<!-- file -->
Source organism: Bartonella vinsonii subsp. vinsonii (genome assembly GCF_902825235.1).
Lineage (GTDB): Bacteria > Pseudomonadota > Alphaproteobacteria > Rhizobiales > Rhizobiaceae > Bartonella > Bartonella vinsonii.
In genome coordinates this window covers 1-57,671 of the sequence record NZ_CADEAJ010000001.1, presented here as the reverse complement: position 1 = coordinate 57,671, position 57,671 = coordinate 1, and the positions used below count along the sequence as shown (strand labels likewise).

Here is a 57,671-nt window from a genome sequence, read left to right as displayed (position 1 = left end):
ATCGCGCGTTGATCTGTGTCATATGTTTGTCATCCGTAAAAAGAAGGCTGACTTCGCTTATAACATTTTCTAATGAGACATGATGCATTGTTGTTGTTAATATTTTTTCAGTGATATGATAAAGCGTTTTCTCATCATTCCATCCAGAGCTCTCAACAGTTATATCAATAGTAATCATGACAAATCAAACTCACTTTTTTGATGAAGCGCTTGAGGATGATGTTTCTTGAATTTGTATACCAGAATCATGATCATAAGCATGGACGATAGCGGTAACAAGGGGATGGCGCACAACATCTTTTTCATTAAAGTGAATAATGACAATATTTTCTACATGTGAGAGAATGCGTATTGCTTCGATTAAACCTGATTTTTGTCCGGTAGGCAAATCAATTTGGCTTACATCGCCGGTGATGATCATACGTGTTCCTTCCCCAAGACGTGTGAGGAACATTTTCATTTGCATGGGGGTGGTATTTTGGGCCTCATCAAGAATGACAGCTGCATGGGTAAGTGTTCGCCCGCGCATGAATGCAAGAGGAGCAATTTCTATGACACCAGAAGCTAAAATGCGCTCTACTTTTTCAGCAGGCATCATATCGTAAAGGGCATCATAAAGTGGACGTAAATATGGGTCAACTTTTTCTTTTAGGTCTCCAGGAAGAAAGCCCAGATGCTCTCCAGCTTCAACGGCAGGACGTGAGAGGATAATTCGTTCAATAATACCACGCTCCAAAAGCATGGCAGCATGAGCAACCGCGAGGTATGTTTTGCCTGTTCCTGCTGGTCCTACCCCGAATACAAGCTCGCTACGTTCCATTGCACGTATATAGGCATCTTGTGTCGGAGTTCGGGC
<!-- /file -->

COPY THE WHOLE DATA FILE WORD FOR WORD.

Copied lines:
Source organism: Bartonella vinsonii subsp. vinsonii (genome assembly GCF_902825235.1).
Lineage (GTDB): Bacteria > Pseudomonadota > Alphaproteobacteria > Rhizobiales > Rhizobiaceae > Bartonella > Bartonella vinsonii.
In genome coordinates this window covers 1-57,671 of the sequence record NZ_CADEAJ010000001.1, presented here as the reverse complement: position 1 = coordinate 57,671, position 57,671 = coordinate 1, and the positions used below count along the sequence as shown (strand labels likewise).

Here is a 57,671-nt window from a genome sequence, read left to right as displayed (position 1 = left end):
ATCGCGCGTTGATCTGTGTCATATGTTTGTCATCCGTAAAAAGAAGGCTGACTTCGCTTATAACATTTTCTAATGAGACATGATGCATTGTTGTTGTTAATATTTTTTCAGTGATATGATAAAGCGTTTTCTCATCATTCCATCCAGAGCTCTCAACAGTTATATCAATAGTAATCATGACAAATCAAACTCACTTTTTTGATGAAGCGCTTGAGGATGATGTTTCTTGAATTTGTATACCAGAATCATGATCATAAGCATGGACGATAGCGGTAACAAGGGGATGGCGCACAACATCTTTTTCATTAAAGTGAATAATGACAATATTTTCTACATGTGAGAGAATGCGTATTGCTTCGATTAAACCTGATTTTTGTCCGGTAGGCAAATCAATTTGGCTTACATCGCCGGTGATGATCATACGTGTTCCTTCCCCAAGACGTGTGAGGAACATTTTCATTTGCATGGGGGTGGTATTTTGGGCCTCATCAAGAATGACAGCTGCATGGGTAAGTGTTCGCCCGCGCATGAATGCAAGAGGAGCAATTTCTATGACACCAGAAGCTAAAATGCGCTCTACTTTTTCAGCAGGCATCATATCGTAAAGGGCATCATAAAGTGGACGTAAATATGGGTCAACTTTTTCTTTTAGGTCTCCAGGAAGAAAGCCCAGATGCTCTCCAGCTTCAACGGCAGGACGTGAGAGGATAATTCGTTCAATAATACCACGCTCCAAAAGCATGGCAGCATGAGCAACCGCGAGGTATGTTTTGCCTGTTCCTGCTGGTCCTACCCCGAATACAAGCTCGCTACGTTCCATTGCACGTATATAGGCATCTTGTGTCGGAGTTCGGGC